Watercolor Painting for Beginners
with Ellen Fountain, N.W.S.
A Five-Volume Instructional Video Series on DVD
This series fully explains the concepts you need to know in order to get started successfully in watercolor painting. These DVDs are for those with no watercolor experience (beginners), or for those who have not painted for so long that they feel they need a complete review of the basics.
My solid teaching experience and the wealth of information I have learned 25+ years of painting with watercolor are the factors that make these videos exceptional, and that will start you off right with this exciting medium. Scroll down this page for a more complete description on what's on each video.
Each DVD is approximately 60 minutes long. My videos are NOT step-by-step "How To Paint a Barn, Boat or ". You will not see me working on just one demonstration painting, start to finish. Rather, my short partial demonstrations on several different paintings will teach you approaches, concepts and techniques that you can apply to any subject you choose to paint in any style. I show you lots of examples and finished paintings (mine and master watercolor artists) to help illustrate how you might use a given technique. A more complete description of the contents of each video follows the ordering information below.
Five, jam-packed 60-minute videos that are detailed and thorough, presenting a large array of beginner watercolor information, techniques and practice exercises! Finally I've found a set of instructional videos to help me seriously begin painting with watercolor without struggling through the learning of techniques from a book or sitting through a watercolor product sales pitch. Throughout each video, there are key points at which you, the student, are challenged to stop the video and "try it yourself," making the otherwise passive experience of video more interactive. I suggest, however, watching the entire set at least one time without pausing, as some information contained in the later videos may be of benefit as one explores the earlier exercises. And although I would have liked to see better overall production quality in these videos (they were shot in the home studio of the artist), I highly recommend the series for anyone just starting out in watercolor. Ellen Fountain has done a good job at simplifying, explaining and teaching something that once felt very daunting and complicated.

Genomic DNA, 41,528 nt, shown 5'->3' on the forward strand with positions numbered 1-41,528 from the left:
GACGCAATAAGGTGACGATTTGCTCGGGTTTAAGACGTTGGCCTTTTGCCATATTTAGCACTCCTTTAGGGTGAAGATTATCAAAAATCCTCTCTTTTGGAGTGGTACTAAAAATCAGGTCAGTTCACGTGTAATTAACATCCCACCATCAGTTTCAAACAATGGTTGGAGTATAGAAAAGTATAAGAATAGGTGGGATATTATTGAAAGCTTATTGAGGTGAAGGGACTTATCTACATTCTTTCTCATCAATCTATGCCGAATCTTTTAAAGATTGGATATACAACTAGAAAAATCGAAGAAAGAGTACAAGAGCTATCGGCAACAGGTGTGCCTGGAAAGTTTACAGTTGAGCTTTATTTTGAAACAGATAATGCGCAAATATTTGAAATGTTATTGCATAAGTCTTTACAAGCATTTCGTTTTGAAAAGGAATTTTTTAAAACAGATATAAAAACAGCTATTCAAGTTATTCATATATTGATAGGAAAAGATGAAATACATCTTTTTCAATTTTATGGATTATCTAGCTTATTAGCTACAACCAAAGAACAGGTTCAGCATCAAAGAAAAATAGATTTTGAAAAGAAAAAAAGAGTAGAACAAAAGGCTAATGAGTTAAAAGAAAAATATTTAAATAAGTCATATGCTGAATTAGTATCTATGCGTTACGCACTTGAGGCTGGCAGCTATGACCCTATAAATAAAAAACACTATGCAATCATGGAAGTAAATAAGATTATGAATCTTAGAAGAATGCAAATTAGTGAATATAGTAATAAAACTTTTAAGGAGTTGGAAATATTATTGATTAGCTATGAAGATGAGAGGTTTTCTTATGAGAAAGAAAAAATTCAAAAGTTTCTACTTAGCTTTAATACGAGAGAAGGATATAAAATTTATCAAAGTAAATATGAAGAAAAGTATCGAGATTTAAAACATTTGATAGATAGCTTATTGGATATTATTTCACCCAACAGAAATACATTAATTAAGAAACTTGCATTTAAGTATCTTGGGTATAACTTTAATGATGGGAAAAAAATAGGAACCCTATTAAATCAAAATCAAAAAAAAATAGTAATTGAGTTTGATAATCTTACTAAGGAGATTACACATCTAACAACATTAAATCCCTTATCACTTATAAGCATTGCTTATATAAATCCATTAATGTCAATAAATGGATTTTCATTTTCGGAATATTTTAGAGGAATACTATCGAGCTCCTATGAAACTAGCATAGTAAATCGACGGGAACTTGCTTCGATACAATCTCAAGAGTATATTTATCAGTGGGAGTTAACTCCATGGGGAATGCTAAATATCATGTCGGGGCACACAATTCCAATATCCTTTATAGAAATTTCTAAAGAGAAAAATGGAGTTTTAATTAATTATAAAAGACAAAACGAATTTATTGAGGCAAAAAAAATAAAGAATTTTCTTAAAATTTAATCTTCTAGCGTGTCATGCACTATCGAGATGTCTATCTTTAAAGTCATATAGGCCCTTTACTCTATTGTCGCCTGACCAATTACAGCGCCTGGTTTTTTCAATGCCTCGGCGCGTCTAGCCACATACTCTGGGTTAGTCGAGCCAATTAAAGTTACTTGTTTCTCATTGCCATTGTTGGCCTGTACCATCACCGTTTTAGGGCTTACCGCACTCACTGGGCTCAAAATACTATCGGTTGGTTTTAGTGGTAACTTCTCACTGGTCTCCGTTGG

--- K. Dailey, Florida
...volume 2, which I have played over and over, is just wonderful. I'm ordering the rest of the series. I wish I had ordered them all from the beginning because I had no idea how to watercolor, I just knew I loved the finished product. Your communication & explanation of things was what I found most helpful in each of the step by step stages of the lessons.
--- P. Rygiel, New York
I wish I had known about Ellen Fountain's series first because I would have saved myself a lot of money and frustration on the many other videos and books for beginners that I have purchased. Ellen is really an excellent teacher; she begins the video with what I believe is a very important lesson - building confidence! I think this is essential when you are just starting out, especially with watercolor, which is very challenging. She explains everything, even the little details - like why you catch the bead of paint on a graded wash. Now I know why, and I remember to catch that bead. If you mess up, she shows you how to work with it - so you can go on - and not give up from frustration. Painting should be a fun and rewarding pastime and Ellen's video has certainly made watercolor more pleasurable and fulfilling for me. I really learned a great deal and I highly recommend it!
--- Y. DeMartino, Pennsylvania